Persimmon Apple Bread
I don’t know if the old adage, “An apple a day keeps the doctor away” is true. But, apples have always been a favorite of mine, so if I can eat an apple every day that makes me happy. My favorite way to enjoy them is raw. Sliced, whole, chopped… it doesn’t matter. Since we go through apples pretty quickly, they don’t often get cooked. We either don’t feel the need, or there just aren’t any left. But, sometimes, I need to bake bread, and the bread needs to be studded with apples.
For this recipe I used Pippins. But, in my kitchen, I’d use whatever I have on hand. I’m sure the experts would disagree. There are some apples that are better for baking (Granny Smiths), and some that are best eaten out of hand (Fujis and Galas). But, as I’ve mentioned before, I’m a frugal cook, so I prefer to make do and adapt to what I’ve got, if at all possible.
This bread is a dense, muffin-like bread. You could call it an Apple Snack Cake if that’s more appealing to someone that you’re trying to convince to try it. You could bake it in muffin tins if that’s easier or more manageable.
When persimmons are no longer in season you could add a super ripe (or frozen then thawed) banana. When apples are no longer in season, you could sub pears, Asian pears, persimmons, figs, cherries, or stone fruit. If you wanted to add some grated veggies, carrots, parsnips, or summer squash could be easily hidden (ok, maybe not the carrots, but you wouldn’t taste them too much). You could add nuts and seeds, raisins, dried cherries or cranberries (why don’t we call raisins “dried grapes”?), or maybe even chocolate chips.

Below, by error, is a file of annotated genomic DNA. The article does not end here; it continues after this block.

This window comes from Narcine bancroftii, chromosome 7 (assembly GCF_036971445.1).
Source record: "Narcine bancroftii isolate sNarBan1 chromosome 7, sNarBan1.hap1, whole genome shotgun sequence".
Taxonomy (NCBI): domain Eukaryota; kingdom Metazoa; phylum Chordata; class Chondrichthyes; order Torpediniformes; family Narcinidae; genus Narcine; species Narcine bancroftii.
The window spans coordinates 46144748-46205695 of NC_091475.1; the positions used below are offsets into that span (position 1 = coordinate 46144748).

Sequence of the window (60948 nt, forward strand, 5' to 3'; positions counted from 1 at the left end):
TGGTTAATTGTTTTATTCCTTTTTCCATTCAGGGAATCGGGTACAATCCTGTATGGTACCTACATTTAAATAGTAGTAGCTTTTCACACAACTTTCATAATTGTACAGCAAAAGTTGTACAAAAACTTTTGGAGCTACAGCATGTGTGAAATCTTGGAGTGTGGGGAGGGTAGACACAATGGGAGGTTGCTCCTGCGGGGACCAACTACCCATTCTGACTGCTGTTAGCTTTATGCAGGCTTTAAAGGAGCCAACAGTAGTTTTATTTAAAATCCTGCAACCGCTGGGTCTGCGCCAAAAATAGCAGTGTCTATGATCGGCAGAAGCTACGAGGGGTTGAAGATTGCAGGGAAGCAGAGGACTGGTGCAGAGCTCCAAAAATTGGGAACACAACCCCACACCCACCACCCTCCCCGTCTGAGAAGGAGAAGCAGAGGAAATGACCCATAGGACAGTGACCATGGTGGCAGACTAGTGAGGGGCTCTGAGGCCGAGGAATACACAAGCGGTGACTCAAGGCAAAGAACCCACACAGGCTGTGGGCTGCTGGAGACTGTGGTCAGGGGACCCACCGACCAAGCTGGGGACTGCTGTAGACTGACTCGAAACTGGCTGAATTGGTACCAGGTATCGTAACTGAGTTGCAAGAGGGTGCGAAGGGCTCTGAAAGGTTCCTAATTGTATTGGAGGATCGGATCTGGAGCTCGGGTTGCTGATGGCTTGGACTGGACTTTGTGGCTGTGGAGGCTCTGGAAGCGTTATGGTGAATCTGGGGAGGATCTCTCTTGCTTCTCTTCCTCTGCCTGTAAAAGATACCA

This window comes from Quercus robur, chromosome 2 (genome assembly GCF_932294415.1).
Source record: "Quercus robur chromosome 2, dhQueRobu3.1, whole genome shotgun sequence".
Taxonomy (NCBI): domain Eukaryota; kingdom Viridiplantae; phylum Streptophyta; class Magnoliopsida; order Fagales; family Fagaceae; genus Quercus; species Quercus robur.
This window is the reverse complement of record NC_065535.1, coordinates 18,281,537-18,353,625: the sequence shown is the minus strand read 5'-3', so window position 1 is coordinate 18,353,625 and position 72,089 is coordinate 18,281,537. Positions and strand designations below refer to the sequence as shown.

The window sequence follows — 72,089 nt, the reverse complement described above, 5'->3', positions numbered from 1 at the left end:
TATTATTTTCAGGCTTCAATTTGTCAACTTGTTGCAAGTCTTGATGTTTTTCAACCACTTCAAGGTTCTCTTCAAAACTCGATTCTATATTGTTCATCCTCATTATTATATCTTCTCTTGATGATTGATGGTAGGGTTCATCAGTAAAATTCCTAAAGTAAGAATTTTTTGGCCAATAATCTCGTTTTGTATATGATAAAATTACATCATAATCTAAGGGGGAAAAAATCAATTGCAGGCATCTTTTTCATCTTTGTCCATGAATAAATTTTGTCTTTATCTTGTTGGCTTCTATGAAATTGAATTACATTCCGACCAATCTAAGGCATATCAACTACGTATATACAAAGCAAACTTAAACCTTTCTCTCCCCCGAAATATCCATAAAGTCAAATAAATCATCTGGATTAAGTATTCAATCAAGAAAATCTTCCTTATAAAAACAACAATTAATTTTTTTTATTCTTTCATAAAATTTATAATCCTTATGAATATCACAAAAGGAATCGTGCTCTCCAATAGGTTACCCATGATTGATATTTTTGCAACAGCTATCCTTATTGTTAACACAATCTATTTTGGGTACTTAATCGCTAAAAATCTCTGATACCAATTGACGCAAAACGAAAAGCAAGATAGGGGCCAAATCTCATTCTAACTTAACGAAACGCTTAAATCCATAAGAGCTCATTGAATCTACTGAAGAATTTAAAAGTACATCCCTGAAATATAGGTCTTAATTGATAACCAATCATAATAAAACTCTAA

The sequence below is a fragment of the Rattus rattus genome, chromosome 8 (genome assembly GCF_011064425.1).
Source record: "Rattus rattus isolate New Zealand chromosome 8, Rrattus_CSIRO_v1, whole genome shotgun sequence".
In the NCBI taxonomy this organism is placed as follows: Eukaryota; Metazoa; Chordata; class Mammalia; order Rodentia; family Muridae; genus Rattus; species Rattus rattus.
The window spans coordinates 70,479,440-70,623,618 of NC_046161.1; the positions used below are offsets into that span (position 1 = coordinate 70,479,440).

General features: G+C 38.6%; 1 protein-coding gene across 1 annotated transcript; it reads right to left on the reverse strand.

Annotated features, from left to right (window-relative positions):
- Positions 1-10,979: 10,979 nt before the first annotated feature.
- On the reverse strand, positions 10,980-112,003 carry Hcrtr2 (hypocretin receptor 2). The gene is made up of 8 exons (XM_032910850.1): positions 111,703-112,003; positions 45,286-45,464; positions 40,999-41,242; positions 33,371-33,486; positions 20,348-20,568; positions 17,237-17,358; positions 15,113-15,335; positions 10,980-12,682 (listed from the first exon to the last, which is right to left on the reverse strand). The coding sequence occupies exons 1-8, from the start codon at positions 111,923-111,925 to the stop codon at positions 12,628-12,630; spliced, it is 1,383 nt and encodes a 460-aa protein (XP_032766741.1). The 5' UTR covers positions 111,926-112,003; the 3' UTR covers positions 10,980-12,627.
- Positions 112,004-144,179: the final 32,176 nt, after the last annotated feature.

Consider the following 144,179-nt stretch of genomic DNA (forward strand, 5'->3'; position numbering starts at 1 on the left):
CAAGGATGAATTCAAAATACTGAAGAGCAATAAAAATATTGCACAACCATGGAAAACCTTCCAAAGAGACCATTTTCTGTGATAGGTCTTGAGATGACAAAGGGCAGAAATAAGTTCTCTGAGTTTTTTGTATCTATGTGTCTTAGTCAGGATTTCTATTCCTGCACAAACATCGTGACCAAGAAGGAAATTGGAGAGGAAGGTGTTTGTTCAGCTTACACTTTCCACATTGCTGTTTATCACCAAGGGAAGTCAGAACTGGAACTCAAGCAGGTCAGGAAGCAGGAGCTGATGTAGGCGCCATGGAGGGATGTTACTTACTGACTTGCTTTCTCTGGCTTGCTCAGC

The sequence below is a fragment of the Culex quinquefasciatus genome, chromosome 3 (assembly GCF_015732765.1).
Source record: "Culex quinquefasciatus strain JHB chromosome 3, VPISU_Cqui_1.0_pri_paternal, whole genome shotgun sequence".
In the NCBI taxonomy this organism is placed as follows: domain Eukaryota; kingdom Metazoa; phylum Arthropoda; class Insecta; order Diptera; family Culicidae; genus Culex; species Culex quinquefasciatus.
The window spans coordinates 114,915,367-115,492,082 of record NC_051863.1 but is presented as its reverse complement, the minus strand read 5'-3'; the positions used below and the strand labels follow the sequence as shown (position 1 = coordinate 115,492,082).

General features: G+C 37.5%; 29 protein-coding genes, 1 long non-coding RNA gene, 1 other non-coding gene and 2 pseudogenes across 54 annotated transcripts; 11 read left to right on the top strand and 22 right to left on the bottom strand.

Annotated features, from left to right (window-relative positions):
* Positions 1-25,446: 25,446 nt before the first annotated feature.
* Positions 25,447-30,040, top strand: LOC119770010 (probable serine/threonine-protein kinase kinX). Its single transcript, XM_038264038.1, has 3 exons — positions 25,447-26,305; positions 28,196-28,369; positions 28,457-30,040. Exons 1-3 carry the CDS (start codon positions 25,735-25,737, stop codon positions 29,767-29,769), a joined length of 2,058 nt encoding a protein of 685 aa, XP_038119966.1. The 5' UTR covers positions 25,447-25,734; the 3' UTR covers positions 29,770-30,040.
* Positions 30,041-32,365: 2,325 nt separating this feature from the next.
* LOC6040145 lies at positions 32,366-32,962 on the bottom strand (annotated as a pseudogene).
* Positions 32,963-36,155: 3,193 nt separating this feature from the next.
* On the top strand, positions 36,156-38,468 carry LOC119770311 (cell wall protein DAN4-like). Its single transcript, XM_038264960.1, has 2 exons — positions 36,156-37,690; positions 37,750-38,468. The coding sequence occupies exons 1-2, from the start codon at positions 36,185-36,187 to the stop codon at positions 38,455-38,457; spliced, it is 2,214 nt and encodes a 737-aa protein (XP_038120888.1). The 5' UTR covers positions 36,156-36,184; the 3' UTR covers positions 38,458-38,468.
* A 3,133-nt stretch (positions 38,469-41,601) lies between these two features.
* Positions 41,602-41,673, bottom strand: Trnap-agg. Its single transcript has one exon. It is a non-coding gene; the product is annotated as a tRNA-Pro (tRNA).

What I’m trying to say is, it’s pretty versatile.
Like many baked goods, the dry ingredients are combined first, then set aside. The wet ingredients come together next. Everyone jumps into the bowl, then into a greased loaf pan. Easy. Quick. Snack attack time is near.
I would suggest letting the bread cool completely before slicing. If it’s still warm it may be a little too crumbly (although still yummy).
I opted for simple, and topped it with some homemade butter. But, you could also top it with caramel and serve it for dessert. You might spread some cream cheese on a slice, or top the whole thing with cream cheese frosting. Or, as an ode to one of my favorite snacks, eat it for breakfast topped with some crunchy peanut butter.
Peanut butter and apples. Apples and cheese. Apples and almonds… apples and almost anything.
- 1 C whole wheat flour
- 1/4 t salt
- 1/2 t baking powder
- 1/2 t baking soda
- 1/4 t cinnamon
- 1 t fresh ginger, minced (or 1/4 t ground)
- 1/2 C cold unsalted butter (could sub cold coconut oil), cut into small chunks
- 1 C oats (can also use granola)
- 1 1/4 C apples (or chopped pears, Asian pears, persimmons, figs, cherries, stone fruit, or grated carrots, parsnips, or summer squash), chopped
- 1/2 C persimmon pulp
- 1 egg
- 1 t apple cider vinegar
- 1 t vanilla extract
- 1 T maple syrup
- optional, for topping: seeds or chopped nuts
- Pre-heat the oven to 350F.
- Whisk the flour through ginger. Mix in butter or oil with a pastry blender or hands (until it resembles a coarse meal or pea sized chunks). Stir in oats and fruit. Set in the freezer while you assemble wet ingredients.
- In a separate bowl, whisk together the persimmon pulp through maple syrup. Add dry ingredients and stir to combine.
- Scoop into a greased loaf pan (or into greased muffin tins). Top with nuts and seeds if using. Bake for 35-40 minutes (20-22 for muffins), or until a toothpick inserted in the center comes out clean.
- Remove from the oven and cool in the pan for 5 minutes. Remove from the pan and cool completely on a cooling rack.